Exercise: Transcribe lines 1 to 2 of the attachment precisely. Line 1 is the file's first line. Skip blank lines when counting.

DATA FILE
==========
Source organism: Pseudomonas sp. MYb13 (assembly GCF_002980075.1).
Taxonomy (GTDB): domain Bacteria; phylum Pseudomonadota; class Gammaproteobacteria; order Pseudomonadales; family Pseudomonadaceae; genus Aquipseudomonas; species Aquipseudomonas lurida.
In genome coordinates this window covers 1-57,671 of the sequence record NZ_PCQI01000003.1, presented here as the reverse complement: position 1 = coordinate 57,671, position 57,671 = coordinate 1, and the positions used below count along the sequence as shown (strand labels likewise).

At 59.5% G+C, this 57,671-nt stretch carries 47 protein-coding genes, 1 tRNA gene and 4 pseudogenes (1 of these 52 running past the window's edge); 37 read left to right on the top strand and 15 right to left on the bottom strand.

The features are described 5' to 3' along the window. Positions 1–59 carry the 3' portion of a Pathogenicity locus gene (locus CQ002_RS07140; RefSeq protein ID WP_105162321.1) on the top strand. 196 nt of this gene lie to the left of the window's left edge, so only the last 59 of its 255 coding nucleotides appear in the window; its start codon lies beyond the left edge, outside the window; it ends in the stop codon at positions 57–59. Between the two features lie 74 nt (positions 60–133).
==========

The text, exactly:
Source organism: Pseudomonas sp. MYb13 (assembly GCF_002980075.1).
Taxonomy (GTDB): domain Bacteria; phylum Pseudomonadota; class Gammaproteobacteria; order Pseudomonadales; family Pseudomonadaceae; genus Aquipseudomonas; species Aquipseudomonas lurida.